‘Because I Said So’ will bring an end to civilization

Carly at the Movies column by Carl Larsen

It was one of those gloomy, grey, depressing midwinter days. I needed sunshine and laughter. Maybe a movie, maybe a light romantic comedy.

I check the newspaper. How about “Because I Said So?” Mandy Moore, Diane Keaton. Sounds like just the thing to lift up my sagging spirits.

Off I go. Big mistake. The critics came down on this annoying movie like hagfish on a dead whale, and for a change they were absolutely right. The longer I sat through this hunk o’ piffle, the angrier I got, and the easier it was to understand why some guys have commitment problems.

I do not exaggerate when I say: This movie will bring an end to civilization. Diane Keaton stole all our hearts a lifetime ago, in “Annie Hall.” Now in her 60s and still a handsome woman, she seems content to take roles as either an out-of-sync smart lady or a blabbergasted, overprotective mommy-from-hell. In “Because I Said So,” she blabbers and overprotects to the max.

Mandy Moore plays the youngest of three daughters – the other two, Lauren Graham and Piper Perabo, are happily married – who has difficulty finding a decent guy. Her mom (Keaton) worries and hovers (like a helicopter, it’s pointed out) and takes things into her own hands.

Yep, from here on it’s your standard Meddling Mom Messes Up Adorable Daughter’s Life template. Mom recruits a perfect-looking architect (Tom Everett Scott) who is cute but bad-tempered while, of course, daughter falls for lowly musician (Gabriel Macht) – and romantic comedy (supposedly) ensues.

But just to prove this is a hip, modern movie, Moore starts sleeping with both guys. (No, not at the same time.) And throughout the vast, empty middle part of the movie, while the love triangle grinds inexorably along, the four women are shown doing (presumably) what Women Love To Do: they constantly jibber-jabber while either A) rearranging furniture, B) shop for shoes, or C) bake cakes.

And even apart, even in the midst of love-making, they are in constant touch via cell phone. It ain’t funny, McGee. In fact, obviously desperate for some hint of humor, director Michael Lehmann stoops to gagging it up using reaction shots of the family’s dog and topping even that with the ancient, dreaded, unfunny pie-in-the-face scene.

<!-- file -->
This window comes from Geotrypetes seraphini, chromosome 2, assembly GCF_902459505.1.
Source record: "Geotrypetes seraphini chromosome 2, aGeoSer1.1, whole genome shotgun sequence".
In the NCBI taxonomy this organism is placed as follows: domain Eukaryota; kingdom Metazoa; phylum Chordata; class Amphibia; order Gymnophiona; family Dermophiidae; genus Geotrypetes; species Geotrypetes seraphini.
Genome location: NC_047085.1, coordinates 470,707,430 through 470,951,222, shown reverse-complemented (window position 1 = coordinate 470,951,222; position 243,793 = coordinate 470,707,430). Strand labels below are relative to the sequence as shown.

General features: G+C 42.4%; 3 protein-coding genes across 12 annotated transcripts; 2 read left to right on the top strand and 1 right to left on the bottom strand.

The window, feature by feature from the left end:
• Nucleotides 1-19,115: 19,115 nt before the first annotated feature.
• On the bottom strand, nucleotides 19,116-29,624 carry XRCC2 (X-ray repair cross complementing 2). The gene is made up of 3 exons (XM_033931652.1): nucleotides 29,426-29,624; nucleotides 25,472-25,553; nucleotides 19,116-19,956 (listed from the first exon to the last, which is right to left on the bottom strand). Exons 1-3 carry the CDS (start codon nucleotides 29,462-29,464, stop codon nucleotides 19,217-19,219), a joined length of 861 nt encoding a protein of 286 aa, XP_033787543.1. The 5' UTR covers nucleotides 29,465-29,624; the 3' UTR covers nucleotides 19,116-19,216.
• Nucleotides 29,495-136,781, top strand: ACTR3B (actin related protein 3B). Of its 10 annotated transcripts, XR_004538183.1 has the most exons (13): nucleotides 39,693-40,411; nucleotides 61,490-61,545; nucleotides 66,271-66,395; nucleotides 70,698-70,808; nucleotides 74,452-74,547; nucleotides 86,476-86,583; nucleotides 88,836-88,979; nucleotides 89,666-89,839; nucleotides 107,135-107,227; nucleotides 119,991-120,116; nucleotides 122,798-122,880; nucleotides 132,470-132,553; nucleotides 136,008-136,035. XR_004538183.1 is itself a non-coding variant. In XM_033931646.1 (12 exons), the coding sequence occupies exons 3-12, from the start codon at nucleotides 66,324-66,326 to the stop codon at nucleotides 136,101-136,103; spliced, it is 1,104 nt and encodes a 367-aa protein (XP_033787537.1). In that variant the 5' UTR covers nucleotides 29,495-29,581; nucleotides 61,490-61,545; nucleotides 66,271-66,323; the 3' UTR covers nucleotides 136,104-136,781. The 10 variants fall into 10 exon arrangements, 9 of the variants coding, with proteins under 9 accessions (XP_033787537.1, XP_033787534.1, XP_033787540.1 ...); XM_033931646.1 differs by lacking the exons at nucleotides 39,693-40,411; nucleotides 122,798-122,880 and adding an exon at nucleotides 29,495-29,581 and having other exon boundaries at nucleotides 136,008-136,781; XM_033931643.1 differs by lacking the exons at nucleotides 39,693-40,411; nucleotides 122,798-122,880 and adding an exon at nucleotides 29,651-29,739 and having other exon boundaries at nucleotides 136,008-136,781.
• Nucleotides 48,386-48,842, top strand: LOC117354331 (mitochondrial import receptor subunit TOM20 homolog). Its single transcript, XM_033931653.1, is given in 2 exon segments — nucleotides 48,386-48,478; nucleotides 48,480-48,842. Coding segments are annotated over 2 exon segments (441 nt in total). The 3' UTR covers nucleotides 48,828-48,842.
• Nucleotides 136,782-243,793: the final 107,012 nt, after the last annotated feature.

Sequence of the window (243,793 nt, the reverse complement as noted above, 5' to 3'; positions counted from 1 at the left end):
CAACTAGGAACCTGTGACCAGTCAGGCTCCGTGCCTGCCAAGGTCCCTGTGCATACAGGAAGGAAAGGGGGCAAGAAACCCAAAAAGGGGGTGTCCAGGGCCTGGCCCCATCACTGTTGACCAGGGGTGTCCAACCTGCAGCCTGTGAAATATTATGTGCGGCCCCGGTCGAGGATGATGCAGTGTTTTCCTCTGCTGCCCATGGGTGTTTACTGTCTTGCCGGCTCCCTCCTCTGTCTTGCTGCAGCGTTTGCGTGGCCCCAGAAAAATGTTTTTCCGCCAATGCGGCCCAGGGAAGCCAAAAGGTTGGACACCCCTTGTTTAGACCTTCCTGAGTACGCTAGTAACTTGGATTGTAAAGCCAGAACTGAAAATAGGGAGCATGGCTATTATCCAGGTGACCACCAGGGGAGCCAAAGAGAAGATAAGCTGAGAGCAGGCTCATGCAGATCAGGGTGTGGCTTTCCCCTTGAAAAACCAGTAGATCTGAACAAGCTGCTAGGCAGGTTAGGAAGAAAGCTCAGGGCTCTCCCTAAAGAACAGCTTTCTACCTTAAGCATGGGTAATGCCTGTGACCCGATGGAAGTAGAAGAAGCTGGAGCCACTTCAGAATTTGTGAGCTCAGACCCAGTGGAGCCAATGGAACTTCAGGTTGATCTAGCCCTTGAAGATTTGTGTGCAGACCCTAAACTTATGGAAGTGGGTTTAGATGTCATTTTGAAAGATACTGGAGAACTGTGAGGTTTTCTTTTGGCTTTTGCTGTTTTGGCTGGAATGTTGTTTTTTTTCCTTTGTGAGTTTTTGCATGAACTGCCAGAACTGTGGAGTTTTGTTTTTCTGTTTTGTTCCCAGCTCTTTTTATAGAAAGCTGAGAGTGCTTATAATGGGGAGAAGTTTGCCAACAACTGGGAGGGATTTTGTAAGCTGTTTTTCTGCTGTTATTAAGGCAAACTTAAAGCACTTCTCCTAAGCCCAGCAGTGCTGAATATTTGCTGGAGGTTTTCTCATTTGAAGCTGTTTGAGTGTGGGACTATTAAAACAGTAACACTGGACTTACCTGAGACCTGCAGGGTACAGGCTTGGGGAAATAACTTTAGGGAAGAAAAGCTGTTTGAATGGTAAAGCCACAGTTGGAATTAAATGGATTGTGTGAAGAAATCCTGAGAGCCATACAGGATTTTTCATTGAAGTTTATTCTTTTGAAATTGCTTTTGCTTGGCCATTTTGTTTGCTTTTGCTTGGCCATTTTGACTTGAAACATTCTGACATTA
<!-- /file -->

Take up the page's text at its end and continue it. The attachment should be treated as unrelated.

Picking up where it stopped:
What Keaton really needs in this, besides a whole new script, is a strong male counterpart – like she had in 2003’s “Something’s Gotta Give.” That film was saved from eternal Chick-Flickiness by Jack Nicholson’s appearance. In “Because,” Keaton ends up with Stephen Collins, who I last enjoyed in the 1982 TV series “Tales of the Gold Monkey.” He’s good, he’s comfy, but he’s no Nicholson.

And to be fair, let’s add that Gabriel Macht also does a reasonable job with a nowhere goodguy role.

Skip this one, pal. Just because I said so.

Meanwhile, back at the crystal ball:

What looks like it’s going to be worth seeing over the next few months, before the Summer Blockbusters show up to disappoint us? Things aren’t really as bleak as the weather. First, there’ll be a gradual rollout of the Oscar movies. I mean, has “Letters from Iwo Jima” come to your neighborhood yet?

And here’s a brief heads-up on some of the forthcoming releases that sound intriguing: “Music and Lyrics” opens on Valentine’s Day, and with Hugh Grant and Drew Barrymore, should be a less-stupid romantic comedy than the Diane Keaton train wreck. Have you seen the coming attractions for “Bridge to Tarabithia?” Looks very imaginative. Could be a nice, two-hour bridge to adolescence.

Then there’s “Hot Fuzz.” It’s by the same creative team that came up with “Shaun of the Dead,” a very funny, very witty zombie movie. I’ll give ‘em another chance, and just hope.

Finally, keep an eye out for “The Nanny Diaries.” It’s a satire with a boffo cast: Scarlett Johansson, Paul Giamatti and Laura Linney. Gotta be interesting.

 

Carl Larsen is a regular contributor to The New Dominion. Look for his At the Movies column on Mondays.

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